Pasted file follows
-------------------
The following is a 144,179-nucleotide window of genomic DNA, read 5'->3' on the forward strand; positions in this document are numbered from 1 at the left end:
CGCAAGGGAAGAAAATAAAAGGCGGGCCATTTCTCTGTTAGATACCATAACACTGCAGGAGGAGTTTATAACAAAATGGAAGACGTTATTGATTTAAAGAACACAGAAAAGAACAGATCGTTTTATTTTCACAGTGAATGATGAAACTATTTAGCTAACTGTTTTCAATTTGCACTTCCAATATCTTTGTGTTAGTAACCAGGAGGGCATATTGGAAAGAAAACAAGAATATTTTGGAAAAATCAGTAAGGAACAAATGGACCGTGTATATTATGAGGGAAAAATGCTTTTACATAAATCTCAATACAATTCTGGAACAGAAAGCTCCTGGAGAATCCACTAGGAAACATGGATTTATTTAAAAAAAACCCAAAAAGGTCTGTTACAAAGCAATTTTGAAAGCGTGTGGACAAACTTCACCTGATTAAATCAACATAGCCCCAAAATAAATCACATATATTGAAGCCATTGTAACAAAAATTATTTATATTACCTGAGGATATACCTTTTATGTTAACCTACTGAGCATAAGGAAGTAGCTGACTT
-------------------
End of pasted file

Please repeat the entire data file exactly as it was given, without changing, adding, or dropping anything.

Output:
The following is a 144,179-nucleotide window of genomic DNA, read 5'->3' on the forward strand; positions in this document are numbered from 1 at the left end:
CGCAAGGGAAGAAAATAAAAGGCGGGCCATTTCTCTGTTAGATACCATAACACTGCAGGAGGAGTTTATAACAAAATGGAAGACGTTATTGATTTAAAGAACACAGAAAAGAACAGATCGTTTTATTTTCACAGTGAATGATGAAACTATTTAGCTAACTGTTTTCAATTTGCACTTCCAATATCTTTGTGTTAGTAACCAGGAGGGCATATTGGAAAGAAAACAAGAATATTTTGGAAAAATCAGTAAGGAACAAATGGACCGTGTATATTATGAGGGAAAAATGCTTTTACATAAATCTCAATACAATTCTGGAACAGAAAGCTCCTGGAGAATCCACTAGGAAACATGGATTTATTTAAAAAAAACCCAAAAAGGTCTGTTACAAAGCAATTTTGAAAGCGTGTGGACAAACTTCACCTGATTAAATCAACATAGCCCCAAAATAAATCACATATATTGAAGCCATTGTAACAAAAATTATTTATATTACCTGAGGATATACCTTTTATGTTAACCTACTGAGCATAAGGAAGTAGCTGACTT